Thessaloniki, the second largest city in Greece after Athens, is the capital of Macedonia Prefecture and it has honorarily been called co-capital, to emphasize on its historical, cultural and administrative importance, not only to Greece, but the whole wide region of Balkans. Our city is named after Alexander the Great’s half - sister, Thessaloniki and its actual meaning is “victory of the Thessalians”, so you can already tell Thessaloniki’s link to ancient culture.

Tour around Thessaloniki
The city is very famous about its museums and sight seeing attractions that can be easily visited by feet or by bus. Walking through Thessaloniki’s city center you’ll realize that most of the buildings have maintained their historical architecture, starting with the famous Aristotle Square, named after the ancient Greek philosopher Aristotelis. Close by you can also stroll around Thessaloniki’s well known markets, tasting traditional food and drinks, experiencing local flavours and tastes.
All the city center roads take you to discover the infamous waterfront of the Thessaloniki, which has a length of 5 kilometers, from the port to the city’s Concert Hall. Walking during the magnifying sunset, you can find open sports areas, gardens with different names and themes, cafes, restaurants, bars, which we recommend going around with bikes, scooters or just walking.

Popular experiences and highlights

1. White Tower

The imposing White Tower stands as the landmark of Thessaloniki since the 16th century. It was first used as the “Kalamaria Fortress”, Blood and Janissaries Tower, before it was symbolically painted white by the Ottomans in 1890. Inside of it there’s a museum that shows the long history of the city connected to the building, whilst on top floor, you’ll get the full 360 view of Thessaloniki.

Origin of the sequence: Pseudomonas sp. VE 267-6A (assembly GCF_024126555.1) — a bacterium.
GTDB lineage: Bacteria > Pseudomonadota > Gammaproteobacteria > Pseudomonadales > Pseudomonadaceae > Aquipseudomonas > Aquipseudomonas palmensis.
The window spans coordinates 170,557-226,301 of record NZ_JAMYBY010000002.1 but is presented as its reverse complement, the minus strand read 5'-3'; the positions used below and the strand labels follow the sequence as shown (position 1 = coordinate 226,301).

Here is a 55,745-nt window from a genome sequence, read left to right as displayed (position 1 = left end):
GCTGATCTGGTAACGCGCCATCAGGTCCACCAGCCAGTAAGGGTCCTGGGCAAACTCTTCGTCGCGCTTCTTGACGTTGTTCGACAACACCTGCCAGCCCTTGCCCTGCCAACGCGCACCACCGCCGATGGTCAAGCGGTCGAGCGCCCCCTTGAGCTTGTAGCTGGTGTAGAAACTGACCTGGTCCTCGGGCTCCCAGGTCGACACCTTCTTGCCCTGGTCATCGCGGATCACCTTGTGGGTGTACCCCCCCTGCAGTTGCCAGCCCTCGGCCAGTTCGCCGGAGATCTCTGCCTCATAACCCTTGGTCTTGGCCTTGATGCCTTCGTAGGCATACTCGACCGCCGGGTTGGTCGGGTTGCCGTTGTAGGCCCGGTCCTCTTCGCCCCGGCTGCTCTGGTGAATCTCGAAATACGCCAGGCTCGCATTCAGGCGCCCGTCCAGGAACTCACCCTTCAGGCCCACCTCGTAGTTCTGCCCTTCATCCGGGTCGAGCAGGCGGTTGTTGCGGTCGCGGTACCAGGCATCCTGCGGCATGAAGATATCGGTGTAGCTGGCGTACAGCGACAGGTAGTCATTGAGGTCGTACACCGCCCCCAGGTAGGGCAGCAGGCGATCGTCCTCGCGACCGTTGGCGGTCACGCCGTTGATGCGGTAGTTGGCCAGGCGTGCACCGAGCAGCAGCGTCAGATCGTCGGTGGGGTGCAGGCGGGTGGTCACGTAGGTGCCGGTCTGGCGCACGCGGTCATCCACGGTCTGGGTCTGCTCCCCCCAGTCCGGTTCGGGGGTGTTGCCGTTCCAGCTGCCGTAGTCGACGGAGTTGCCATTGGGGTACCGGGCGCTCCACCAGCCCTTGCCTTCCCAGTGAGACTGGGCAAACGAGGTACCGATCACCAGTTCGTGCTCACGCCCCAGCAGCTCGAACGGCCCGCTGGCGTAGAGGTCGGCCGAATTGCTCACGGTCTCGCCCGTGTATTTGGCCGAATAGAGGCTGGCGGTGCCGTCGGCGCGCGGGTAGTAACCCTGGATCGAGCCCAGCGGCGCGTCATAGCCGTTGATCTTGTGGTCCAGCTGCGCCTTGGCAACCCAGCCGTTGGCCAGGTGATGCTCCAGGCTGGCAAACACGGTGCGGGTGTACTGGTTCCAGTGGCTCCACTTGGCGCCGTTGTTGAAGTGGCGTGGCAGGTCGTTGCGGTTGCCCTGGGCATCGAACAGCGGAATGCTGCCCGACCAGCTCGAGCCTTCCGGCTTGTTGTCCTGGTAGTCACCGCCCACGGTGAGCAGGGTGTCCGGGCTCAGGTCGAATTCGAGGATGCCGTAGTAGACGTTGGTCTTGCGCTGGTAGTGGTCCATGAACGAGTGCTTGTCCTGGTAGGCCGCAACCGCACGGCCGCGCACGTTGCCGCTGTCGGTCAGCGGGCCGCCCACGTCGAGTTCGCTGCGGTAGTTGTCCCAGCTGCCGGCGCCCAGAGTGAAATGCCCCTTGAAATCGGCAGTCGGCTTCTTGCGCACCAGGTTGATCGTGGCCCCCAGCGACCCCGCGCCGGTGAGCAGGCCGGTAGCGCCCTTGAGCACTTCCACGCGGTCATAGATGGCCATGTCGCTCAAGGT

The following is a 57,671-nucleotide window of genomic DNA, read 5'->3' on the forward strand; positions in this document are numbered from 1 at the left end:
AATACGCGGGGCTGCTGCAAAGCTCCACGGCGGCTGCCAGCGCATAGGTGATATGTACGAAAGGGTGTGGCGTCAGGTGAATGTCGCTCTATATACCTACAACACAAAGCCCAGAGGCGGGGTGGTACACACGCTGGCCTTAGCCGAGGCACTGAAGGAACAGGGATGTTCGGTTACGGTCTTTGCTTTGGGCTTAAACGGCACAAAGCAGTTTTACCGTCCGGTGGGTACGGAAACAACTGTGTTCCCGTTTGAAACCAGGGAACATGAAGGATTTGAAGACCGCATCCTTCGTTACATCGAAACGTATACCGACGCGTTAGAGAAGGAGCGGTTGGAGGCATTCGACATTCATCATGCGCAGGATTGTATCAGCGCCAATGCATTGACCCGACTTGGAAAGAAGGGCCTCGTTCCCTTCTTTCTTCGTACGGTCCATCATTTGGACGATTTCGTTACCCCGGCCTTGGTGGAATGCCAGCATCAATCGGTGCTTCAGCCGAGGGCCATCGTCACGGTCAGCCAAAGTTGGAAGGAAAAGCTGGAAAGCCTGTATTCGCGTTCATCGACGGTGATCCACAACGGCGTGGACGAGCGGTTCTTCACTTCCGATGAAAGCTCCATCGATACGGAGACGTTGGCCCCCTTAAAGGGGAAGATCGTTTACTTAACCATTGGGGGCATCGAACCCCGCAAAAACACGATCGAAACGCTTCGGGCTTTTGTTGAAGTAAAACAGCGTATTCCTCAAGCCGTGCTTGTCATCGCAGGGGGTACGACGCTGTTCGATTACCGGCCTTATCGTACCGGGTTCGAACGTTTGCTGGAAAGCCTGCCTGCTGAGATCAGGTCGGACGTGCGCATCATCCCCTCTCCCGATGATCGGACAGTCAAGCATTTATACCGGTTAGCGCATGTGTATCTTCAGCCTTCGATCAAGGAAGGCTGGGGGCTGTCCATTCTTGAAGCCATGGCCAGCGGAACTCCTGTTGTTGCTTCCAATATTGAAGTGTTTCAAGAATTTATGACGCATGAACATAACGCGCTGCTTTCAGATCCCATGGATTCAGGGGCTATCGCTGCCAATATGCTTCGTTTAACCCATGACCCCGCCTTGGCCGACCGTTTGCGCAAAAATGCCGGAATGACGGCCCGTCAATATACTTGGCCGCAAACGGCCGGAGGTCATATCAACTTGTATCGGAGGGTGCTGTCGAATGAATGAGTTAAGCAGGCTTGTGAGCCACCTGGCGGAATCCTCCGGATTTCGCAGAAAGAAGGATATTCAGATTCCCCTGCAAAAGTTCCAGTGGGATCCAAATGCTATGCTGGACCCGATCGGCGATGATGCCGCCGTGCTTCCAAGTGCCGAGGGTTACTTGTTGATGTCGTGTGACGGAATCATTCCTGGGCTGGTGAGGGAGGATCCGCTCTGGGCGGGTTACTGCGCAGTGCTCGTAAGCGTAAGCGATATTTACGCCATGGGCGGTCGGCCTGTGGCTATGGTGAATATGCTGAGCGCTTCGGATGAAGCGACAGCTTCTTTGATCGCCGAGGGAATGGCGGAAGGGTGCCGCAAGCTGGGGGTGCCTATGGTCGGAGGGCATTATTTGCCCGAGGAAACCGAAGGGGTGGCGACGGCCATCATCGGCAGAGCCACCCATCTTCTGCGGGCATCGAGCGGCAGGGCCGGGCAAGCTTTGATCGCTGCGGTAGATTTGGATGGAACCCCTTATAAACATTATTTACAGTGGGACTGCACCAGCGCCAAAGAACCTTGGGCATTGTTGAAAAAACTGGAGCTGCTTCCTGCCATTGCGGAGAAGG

2. Kamara-Rotunda

Thessaloniki’s triumphal Arch of Galerius is part of a 4th-century AD building complex which includes the Rotunda, an outstanding site that represents the culture of Byzantine architecture and the street next to Navarino Square. Both Arch of Galerius and Rotuda have been incribed by UNESCO in 1988 to be parts of the Paleochristian and Byzantine monuments of Thessaloniki. The buildings nearby accomodate young university students, so the roads are filled with affordable food and shops, people are sitting down having a beer and it is a place where you can also get a… tattoo, since the tattoo shops are gathered to that area and open most of the days.

3. Ladadika

In this colorful area of the city you can either walk and see some of the oldest buildings and taverns of the city or treat yourself with greek traditional food and drinks. Stylish bars and clubs also await for you in the night, so don’t worry, you’ll get the best of the experience any time of the day you may visit.

4. Multiple museums

Since Thessaloniki is a city that holds a lot of cultural significance in the country, so there you have it museum lovers! You can start by visiting the breathtaking Archaelogical Museum or the Byzantine Museum, and the surprises do not stop there, because being multicultural is one the characteristics of the “co-capital”. That means you can visit the Jewish Museum, or if you are a fan of contemporary art, the State Museum of Contemporary Art, the Folk and Ethnographic Museum, the Thessaloniki Olympic Museum, the Art Gallery of the Society for Macedonian Studies, the War Museum and the Teloglion Foundation of Art.

5. Nightlife

Greece has one of Europe’s most well known nightlife “zones”, and Thessaloniki is no way lacking of that at all. You can always find people partying, almost everyday of the week, at all kinds of clubs or bars, with different music, aesthetics and people. Be prepared with your best mood and party clothes to dance the night away! Don’t forget, parties will be on during all EuroPride week!

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